Steam Deck external GPU connectivity is now a thing, thanks to the creative efforts of tech YouTube channel ETA Prime. Pairing Valve’s portable powerhouse with one of the best graphics cards comes with a multitude of caveats, but the unconventional project could help fuel our imagination when it comes to potential Steam Deck 2 features.
Valve’s handheld is inherently limited in terms of Steam Deck external GPU connectivity, as its USB-C connector isn’t Thunderbolt compatible. To get around this, ETA Prime uses an M.2 to PCIe 3.0 to hook up a graphics card to the Deck’s internal SSD connector. Sadly, the tech tinkerer didn’t have much luck using Nvidia GPUs, but the AMD Radeon RX 6900XT seemingly plays nice with the portable.
While the adapter features two 8-pin power connectors, the YouTuber also connects a full power supply directly to the ravenous Radeon card. Since the Steam Deck’s M.2 connector is now reserved for GPU connectivity, ETA Prime uses the MicroSD card slot to boot Windows 11 on the janky setup, magically transforming the handheld into a conventional, but messy desktop gaming PC.
The Steam Deck external GPU setup might resemble a scene from Akira, but ETA Prime’s benchmark tests drive home the benefits of connecting a desktop card. The AMD Radeon RX 6900XT bumps the Deck’s 3DMark Fire Strike score up from 4,340 to 16,357, with similar increases reflected during Time Spy tests. Sadly, the portable’s custom CPU still serves as a bottleneck, meaning the process won’t transform Valve’s Steam machine into a desktop rig replacement.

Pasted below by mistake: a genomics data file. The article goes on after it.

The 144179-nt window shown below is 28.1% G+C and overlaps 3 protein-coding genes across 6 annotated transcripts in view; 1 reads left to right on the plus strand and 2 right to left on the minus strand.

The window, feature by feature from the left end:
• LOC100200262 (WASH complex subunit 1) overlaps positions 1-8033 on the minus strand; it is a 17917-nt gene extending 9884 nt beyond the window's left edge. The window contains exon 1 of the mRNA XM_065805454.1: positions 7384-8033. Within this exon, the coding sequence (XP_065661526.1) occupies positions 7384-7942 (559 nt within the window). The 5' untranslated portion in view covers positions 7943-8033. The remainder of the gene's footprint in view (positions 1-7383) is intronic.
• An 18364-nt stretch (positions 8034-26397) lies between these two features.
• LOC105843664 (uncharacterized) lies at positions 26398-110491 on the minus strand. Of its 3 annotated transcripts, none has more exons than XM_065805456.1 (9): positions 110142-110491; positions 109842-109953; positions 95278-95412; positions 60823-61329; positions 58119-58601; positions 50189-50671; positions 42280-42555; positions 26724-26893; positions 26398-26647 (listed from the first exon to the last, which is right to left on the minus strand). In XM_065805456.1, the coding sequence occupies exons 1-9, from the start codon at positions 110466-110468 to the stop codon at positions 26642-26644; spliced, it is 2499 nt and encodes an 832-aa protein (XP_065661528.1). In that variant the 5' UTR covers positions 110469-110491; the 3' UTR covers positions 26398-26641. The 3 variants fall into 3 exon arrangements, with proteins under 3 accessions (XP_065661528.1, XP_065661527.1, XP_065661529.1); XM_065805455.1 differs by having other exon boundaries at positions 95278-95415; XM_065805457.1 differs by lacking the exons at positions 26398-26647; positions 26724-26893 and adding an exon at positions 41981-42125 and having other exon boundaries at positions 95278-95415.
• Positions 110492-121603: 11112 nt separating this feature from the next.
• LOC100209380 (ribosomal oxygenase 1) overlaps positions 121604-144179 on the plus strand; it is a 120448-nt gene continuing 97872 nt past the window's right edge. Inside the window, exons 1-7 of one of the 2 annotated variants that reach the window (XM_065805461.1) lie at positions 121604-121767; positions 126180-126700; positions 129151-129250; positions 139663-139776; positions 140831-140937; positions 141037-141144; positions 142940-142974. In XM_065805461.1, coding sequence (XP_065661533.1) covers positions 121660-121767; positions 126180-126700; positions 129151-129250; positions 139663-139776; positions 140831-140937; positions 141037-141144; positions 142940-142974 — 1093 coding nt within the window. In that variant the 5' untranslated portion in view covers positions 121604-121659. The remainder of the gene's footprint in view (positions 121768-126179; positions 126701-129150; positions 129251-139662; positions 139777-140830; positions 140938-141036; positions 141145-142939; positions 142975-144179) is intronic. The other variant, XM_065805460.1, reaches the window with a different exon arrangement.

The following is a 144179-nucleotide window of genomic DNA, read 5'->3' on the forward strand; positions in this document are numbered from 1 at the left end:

ETA Prime’s impractical experiment proves that it can boost fps on Steam Deck, even if CPU bottlenecks hold back games like Cyberpunk 2077 and God of War. That’s not to say we’d suggest discombobulating your Deck to give it a try, but the whole affair has already inspired GPU case mockups on Reddit.
The current version of Valve’s handheld PC probably won’t get official external GPU support, but a future Steam Deck dock could bring a new level of versatility to the device. Such ambitions will likely be reserved for the Steam Deck 2, but the DIY community may conjure up a more practical solution for the here and now.